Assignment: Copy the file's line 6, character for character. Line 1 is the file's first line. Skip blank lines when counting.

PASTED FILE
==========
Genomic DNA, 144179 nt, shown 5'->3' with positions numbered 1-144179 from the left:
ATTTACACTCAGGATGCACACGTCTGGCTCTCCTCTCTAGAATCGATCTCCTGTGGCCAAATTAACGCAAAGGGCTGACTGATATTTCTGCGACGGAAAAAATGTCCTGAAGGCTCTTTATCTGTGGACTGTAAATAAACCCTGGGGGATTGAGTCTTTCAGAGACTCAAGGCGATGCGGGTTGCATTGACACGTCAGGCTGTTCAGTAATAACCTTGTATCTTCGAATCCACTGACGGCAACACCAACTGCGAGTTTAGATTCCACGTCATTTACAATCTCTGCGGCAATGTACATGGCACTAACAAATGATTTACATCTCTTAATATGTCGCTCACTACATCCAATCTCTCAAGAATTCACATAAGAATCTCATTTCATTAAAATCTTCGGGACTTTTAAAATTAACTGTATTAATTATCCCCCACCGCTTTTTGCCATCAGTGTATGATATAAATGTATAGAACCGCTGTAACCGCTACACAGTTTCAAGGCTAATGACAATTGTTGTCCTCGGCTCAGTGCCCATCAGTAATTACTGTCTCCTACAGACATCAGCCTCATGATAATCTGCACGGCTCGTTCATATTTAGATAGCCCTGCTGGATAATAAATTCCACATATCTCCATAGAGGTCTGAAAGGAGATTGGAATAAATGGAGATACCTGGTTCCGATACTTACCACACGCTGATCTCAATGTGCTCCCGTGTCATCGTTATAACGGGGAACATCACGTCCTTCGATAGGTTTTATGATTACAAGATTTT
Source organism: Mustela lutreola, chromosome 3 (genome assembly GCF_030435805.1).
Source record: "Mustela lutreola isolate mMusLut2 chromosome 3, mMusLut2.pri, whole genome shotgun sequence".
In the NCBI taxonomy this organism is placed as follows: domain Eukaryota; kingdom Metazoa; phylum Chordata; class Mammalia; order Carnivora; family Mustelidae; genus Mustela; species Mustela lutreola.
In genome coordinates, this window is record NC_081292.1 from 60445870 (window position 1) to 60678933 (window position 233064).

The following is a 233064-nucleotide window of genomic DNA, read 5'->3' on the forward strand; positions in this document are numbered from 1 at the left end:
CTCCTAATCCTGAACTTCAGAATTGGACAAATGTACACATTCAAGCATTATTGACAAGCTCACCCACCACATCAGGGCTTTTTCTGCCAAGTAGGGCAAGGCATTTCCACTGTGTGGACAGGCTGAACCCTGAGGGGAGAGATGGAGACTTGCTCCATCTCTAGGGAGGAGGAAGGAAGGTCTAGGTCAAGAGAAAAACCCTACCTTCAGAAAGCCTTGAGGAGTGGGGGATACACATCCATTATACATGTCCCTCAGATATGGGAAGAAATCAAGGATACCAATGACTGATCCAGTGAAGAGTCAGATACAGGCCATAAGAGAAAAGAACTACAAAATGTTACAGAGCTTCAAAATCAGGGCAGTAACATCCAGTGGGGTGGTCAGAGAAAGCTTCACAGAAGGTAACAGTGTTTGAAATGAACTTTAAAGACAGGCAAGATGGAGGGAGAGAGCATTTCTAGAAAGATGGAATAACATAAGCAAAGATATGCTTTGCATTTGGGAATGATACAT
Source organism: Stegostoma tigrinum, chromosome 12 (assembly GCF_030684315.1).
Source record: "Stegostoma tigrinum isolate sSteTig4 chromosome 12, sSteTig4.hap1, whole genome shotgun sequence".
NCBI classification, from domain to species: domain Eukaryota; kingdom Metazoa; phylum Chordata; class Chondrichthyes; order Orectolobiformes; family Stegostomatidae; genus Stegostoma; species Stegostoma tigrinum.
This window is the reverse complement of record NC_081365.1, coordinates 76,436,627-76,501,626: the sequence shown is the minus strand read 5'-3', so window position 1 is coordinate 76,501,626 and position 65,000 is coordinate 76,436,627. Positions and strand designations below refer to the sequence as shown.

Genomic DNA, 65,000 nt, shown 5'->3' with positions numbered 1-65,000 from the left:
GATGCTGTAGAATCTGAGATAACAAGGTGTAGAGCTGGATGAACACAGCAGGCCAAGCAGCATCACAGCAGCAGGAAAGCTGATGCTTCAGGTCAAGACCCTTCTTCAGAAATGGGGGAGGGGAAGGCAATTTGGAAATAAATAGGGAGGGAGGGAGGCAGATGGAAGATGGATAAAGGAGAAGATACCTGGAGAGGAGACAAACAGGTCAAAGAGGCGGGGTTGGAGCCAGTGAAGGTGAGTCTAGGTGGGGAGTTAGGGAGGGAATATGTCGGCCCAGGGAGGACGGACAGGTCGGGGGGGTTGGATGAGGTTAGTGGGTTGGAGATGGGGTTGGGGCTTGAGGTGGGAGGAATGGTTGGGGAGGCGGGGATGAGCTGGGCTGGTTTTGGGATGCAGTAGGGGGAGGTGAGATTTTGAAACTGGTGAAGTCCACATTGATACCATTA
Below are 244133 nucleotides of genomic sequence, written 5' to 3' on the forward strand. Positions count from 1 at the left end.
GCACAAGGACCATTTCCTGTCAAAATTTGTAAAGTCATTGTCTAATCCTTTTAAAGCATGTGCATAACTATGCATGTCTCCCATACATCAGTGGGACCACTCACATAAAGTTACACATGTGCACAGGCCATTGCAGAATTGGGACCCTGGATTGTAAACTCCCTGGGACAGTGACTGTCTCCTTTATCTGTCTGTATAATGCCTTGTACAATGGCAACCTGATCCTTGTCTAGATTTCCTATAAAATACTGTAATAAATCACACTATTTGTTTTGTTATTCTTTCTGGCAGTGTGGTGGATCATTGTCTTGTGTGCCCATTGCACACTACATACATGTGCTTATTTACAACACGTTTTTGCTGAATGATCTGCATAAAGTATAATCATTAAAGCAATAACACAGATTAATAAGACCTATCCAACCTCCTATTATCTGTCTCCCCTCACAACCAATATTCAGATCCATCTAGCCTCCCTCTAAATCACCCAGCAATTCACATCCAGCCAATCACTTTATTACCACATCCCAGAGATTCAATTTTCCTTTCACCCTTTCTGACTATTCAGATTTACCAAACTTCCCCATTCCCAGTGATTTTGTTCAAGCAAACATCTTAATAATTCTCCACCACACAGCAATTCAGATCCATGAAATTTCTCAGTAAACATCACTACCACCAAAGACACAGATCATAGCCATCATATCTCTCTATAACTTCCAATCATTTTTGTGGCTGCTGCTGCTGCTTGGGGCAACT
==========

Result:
In genome coordinates, this window is record NC_081292.1 from 60445870 (window position 1) to 60678933 (window position 233064).